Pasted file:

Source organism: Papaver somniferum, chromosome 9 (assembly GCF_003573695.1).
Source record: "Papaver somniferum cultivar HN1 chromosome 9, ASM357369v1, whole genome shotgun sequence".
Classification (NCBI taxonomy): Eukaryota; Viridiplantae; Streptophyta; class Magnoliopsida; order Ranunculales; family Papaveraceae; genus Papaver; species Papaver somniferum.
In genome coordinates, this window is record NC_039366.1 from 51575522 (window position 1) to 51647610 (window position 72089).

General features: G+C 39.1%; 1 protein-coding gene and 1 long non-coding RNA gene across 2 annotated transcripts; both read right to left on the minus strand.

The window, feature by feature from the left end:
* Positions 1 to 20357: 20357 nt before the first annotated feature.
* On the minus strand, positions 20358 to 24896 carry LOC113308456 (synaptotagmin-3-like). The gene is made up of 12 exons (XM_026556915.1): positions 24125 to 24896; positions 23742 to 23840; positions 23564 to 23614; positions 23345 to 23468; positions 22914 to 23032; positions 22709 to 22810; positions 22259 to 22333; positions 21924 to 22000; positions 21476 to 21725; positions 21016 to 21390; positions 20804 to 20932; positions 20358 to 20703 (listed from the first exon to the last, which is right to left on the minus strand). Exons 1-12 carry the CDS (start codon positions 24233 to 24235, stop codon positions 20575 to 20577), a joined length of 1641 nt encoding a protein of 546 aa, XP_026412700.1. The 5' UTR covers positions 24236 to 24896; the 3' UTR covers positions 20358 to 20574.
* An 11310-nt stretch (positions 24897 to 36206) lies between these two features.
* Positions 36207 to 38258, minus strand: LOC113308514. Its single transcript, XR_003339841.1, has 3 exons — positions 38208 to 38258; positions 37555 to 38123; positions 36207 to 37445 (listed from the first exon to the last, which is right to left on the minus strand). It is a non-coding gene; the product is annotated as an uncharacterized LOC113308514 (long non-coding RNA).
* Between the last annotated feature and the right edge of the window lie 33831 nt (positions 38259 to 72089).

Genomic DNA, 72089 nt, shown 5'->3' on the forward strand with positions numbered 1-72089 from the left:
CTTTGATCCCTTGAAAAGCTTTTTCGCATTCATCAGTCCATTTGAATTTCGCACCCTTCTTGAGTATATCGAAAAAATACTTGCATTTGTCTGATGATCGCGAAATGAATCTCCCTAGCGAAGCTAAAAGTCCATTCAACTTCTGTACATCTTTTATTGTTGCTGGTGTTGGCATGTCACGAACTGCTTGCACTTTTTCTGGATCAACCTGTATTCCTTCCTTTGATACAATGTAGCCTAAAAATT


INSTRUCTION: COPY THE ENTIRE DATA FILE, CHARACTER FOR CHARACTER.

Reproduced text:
Source organism: Papaver somniferum, chromosome 9 (assembly GCF_003573695.1).
Source record: "Papaver somniferum cultivar HN1 chromosome 9, ASM357369v1, whole genome shotgun sequence".
Classification (NCBI taxonomy): Eukaryota; Viridiplantae; Streptophyta; class Magnoliopsida; order Ranunculales; family Papaveraceae; genus Papaver; species Papaver somniferum.
In genome coordinates, this window is record NC_039366.1 from 51575522 (window position 1) to 51647610 (window position 72089).

General features: G+C 39.1%; 1 protein-coding gene and 1 long non-coding RNA gene across 2 annotated transcripts; both read right to left on the minus strand.

The window, feature by feature from the left end:
* Positions 1 to 20357: 20357 nt before the first annotated feature.
* On the minus strand, positions 20358 to 24896 carry LOC113308456 (synaptotagmin-3-like). The gene is made up of 12 exons (XM_026556915.1): positions 24125 to 24896; positions 23742 to 23840; positions 23564 to 23614; positions 23345 to 23468; positions 22914 to 23032; positions 22709 to 22810; positions 22259 to 22333; positions 21924 to 22000; positions 21476 to 21725; positions 21016 to 21390; positions 20804 to 20932; positions 20358 to 20703 (listed from the first exon to the last, which is right to left on the minus strand). Exons 1-12 carry the CDS (start codon positions 24233 to 24235, stop codon positions 20575 to 20577), a joined length of 1641 nt encoding a protein of 546 aa, XP_026412700.1. The 5' UTR covers positions 24236 to 24896; the 3' UTR covers positions 20358 to 20574.
* An 11310-nt stretch (positions 24897 to 36206) lies between these two features.
* Positions 36207 to 38258, minus strand: LOC113308514. Its single transcript, XR_003339841.1, has 3 exons — positions 38208 to 38258; positions 37555 to 38123; positions 36207 to 37445 (listed from the first exon to the last, which is right to left on the minus strand). It is a non-coding gene; the product is annotated as an uncharacterized LOC113308514 (long non-coding RNA).
* Between the last annotated feature and the right edge of the window lie 33831 nt (positions 38259 to 72089).

Genomic DNA, 72089 nt, shown 5'->3' on the forward strand with positions numbered 1-72089 from the left:
CTTTGATCCCTTGAAAAGCTTTTTCGCATTCATCAGTCCATTTGAATTTCGCACCCTTCTTGAGTATATCGAAAAAATACTTGCATTTGTCTGATGATCGCGAAATGAATCTCCCTAGCGAAGCTAAAAGTCCATTCAACTTCTGTACATCTTTTATTGTTGCTGGTGTTGGCATGTCACGAACTGCTTGCACTTTTTCTGGATCAACCTGTATTCCTTCCTTTGATACAATGTAGCCTAAAAATT